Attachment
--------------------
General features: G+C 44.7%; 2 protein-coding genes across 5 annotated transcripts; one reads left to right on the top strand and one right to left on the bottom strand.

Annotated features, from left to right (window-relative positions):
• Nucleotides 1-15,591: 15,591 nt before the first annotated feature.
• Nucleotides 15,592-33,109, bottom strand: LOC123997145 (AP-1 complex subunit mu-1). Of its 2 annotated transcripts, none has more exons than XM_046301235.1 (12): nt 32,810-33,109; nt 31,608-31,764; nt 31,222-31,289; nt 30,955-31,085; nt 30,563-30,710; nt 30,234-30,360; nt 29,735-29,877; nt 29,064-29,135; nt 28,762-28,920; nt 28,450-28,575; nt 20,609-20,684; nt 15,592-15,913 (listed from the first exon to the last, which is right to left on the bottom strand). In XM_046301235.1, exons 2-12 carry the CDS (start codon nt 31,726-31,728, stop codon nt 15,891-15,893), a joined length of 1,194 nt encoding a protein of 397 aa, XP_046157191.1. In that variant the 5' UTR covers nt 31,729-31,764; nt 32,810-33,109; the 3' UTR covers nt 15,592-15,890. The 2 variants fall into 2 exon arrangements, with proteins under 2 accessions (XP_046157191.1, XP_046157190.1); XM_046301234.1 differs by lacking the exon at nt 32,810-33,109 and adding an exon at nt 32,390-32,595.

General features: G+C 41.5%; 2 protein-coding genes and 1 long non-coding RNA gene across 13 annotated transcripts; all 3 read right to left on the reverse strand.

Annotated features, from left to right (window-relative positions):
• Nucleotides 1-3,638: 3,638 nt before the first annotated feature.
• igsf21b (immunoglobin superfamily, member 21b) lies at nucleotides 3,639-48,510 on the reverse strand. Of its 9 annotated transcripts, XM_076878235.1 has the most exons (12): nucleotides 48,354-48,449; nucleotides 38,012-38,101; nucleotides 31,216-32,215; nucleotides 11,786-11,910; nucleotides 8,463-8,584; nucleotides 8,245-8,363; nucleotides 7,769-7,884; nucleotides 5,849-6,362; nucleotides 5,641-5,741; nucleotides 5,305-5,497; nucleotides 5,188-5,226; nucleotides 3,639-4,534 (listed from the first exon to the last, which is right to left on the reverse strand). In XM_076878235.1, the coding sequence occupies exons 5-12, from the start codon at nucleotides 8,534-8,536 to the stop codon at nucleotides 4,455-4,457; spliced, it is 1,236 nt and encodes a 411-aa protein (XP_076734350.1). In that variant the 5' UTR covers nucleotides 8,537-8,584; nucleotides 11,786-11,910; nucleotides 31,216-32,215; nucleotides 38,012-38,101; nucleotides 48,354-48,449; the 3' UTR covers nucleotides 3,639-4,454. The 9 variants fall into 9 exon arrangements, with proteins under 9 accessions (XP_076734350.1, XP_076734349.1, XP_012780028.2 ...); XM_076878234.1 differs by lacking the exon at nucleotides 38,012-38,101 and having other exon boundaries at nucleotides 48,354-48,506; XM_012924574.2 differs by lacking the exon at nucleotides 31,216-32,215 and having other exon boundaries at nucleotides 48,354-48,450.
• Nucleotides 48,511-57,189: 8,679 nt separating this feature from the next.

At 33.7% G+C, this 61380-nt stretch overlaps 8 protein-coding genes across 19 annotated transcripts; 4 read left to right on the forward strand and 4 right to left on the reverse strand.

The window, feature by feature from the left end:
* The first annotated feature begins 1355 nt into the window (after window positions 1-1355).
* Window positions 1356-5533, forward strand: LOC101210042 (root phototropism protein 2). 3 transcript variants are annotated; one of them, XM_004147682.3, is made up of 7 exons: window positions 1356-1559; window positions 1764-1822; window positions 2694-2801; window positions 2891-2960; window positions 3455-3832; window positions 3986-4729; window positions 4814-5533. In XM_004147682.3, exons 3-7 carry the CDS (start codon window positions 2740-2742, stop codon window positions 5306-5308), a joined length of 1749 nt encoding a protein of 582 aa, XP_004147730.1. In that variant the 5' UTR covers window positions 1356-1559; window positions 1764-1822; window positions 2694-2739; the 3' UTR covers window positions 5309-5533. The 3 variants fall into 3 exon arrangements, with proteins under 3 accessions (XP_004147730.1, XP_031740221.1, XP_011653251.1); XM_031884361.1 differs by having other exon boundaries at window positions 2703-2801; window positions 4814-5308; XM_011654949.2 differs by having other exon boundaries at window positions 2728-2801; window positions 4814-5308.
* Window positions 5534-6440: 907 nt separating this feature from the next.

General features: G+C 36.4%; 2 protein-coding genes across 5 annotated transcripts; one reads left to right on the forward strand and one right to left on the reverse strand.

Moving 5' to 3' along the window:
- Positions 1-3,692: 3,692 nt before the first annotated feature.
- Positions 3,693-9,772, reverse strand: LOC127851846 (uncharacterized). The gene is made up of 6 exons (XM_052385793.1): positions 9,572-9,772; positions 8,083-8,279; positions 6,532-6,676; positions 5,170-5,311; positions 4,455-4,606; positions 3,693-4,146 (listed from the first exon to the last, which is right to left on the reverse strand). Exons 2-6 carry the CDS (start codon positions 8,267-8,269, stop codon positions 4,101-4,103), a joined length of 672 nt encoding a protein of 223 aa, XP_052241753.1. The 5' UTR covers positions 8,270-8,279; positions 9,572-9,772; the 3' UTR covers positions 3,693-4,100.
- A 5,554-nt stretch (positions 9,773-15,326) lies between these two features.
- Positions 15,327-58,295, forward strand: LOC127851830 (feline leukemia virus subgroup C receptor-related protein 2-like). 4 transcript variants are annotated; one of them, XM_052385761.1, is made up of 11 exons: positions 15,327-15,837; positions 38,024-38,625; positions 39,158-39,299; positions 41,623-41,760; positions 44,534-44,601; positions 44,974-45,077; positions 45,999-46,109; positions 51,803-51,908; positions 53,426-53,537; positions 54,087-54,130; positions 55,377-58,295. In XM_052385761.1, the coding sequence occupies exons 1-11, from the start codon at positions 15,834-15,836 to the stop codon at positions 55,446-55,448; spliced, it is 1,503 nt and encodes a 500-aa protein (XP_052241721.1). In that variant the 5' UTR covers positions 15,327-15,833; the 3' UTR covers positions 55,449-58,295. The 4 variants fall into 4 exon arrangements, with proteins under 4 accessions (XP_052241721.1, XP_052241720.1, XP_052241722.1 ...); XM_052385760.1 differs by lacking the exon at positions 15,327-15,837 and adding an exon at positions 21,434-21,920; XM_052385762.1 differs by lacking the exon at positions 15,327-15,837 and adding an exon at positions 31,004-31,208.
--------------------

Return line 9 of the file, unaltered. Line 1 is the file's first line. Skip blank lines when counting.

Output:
• Nucleotides 48,511-57,189: 8,679 nt separating this feature from the next.